• Hashes a password without a unique salt
  • Uses a non-random or non-unique initialization vector

… then it’s probably vulnerable to attack. Looking up the specific algorithm and how this affects its security can be the key to breaking it.

Side channels

Side-channel analysis is an attack against cryptography where unintentional data leaks exist because of how the system is implemented. For example, the power consumption of some cryptographic algorithms depends on the secret key in some way.

Trying to measure the power consumption of an algorithm may not be feasible, but execution time is another common side channel. Some algorithms have execution times that are based off of their inputs.

A non-cryptographic example is an authentication system that checks a password character by character and immediately returns when a password is identified as incorrect. This type of system can be defeated by guessing a password one character at a time and observing execution time. Whichever character takes the longest to process is probably the correct one for that bit of the password. If an encryption algorithm has similar timing leaks, it may be vulnerable to attack.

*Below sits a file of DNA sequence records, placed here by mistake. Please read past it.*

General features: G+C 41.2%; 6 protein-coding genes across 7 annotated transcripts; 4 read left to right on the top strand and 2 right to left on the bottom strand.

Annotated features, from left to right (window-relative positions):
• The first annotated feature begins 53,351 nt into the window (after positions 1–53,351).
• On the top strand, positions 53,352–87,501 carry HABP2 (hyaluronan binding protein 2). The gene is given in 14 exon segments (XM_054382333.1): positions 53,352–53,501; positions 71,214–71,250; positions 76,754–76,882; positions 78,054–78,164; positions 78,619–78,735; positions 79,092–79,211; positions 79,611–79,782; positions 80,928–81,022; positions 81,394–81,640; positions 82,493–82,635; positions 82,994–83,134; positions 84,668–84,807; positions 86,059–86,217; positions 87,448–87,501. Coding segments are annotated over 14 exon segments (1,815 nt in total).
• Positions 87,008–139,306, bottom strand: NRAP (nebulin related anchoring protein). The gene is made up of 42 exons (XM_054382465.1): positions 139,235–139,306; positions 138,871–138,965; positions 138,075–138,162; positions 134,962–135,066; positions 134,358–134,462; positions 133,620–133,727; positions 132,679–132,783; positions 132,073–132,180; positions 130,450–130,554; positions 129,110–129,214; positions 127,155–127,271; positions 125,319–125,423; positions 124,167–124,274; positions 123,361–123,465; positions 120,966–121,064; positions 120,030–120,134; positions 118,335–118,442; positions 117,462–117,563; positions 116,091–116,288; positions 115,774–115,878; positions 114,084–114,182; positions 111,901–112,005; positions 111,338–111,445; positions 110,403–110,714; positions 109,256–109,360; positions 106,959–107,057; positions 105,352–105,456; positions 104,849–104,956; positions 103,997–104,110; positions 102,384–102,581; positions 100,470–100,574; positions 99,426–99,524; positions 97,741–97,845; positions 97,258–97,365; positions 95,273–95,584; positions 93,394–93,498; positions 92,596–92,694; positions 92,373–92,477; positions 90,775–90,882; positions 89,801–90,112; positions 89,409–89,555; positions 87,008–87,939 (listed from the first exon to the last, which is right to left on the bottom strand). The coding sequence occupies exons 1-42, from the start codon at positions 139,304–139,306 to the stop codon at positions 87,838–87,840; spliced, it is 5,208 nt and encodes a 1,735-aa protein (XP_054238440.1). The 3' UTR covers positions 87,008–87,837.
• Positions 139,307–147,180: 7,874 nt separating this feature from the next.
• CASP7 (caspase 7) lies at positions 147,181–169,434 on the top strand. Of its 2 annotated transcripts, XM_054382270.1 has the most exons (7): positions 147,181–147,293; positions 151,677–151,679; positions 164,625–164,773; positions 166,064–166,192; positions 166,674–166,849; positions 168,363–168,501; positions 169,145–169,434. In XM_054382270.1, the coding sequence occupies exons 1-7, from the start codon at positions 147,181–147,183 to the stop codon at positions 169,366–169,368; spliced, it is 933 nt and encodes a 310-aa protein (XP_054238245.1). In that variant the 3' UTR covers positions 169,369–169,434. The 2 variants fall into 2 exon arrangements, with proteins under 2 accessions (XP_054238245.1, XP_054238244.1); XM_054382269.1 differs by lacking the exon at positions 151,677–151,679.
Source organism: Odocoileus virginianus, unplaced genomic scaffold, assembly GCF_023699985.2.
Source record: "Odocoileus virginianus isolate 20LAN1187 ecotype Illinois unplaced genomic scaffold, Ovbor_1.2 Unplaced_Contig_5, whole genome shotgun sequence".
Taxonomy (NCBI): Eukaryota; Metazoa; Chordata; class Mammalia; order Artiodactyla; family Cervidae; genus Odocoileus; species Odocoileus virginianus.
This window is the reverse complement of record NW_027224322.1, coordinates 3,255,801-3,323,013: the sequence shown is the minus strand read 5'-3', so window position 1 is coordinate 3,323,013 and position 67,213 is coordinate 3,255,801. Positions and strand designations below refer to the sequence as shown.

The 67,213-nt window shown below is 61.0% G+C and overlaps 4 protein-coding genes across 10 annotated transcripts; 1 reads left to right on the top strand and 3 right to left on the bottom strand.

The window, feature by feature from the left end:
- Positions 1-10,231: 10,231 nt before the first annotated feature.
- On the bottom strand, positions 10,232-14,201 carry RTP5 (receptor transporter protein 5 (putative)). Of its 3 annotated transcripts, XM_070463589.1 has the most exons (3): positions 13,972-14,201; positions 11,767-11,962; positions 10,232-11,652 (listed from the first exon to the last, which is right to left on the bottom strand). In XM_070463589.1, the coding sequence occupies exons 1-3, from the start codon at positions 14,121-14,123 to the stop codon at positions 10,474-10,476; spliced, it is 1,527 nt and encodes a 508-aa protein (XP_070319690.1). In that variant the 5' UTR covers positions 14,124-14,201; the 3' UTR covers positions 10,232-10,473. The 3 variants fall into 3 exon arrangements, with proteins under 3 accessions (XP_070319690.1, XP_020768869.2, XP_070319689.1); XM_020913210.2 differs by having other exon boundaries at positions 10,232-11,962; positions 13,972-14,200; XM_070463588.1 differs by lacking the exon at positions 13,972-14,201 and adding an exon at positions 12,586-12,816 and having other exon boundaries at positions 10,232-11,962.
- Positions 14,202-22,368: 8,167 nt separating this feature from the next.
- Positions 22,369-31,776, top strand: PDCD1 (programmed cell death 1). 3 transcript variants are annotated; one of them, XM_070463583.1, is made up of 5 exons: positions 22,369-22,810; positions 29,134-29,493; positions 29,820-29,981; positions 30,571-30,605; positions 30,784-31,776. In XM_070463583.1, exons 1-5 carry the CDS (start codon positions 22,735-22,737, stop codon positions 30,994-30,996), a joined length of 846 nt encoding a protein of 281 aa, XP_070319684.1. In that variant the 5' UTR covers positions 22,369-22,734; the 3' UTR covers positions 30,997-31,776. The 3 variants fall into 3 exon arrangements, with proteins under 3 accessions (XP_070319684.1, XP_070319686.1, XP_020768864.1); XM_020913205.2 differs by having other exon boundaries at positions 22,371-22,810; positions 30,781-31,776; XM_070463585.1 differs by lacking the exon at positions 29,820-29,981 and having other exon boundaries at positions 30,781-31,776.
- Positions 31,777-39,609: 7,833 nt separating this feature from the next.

When performing side-channel analysis, it’s important to consider every possible cause for a leak. For example, the Heartbleed vulnerability is caused by memory caching, which creates a timing side channel.

Out of scope

Finally, encryption algorithms are only effective at protecting data while it’s encrypted. Encryption can’t protect data before encryption is performed or after decryption. If important data is encrypted at rest or in transit, it’s often best to try to steal the data when it’s not encrypted by monitoring the memory space of the process performing the encryption and any calls to cryptographic libraries.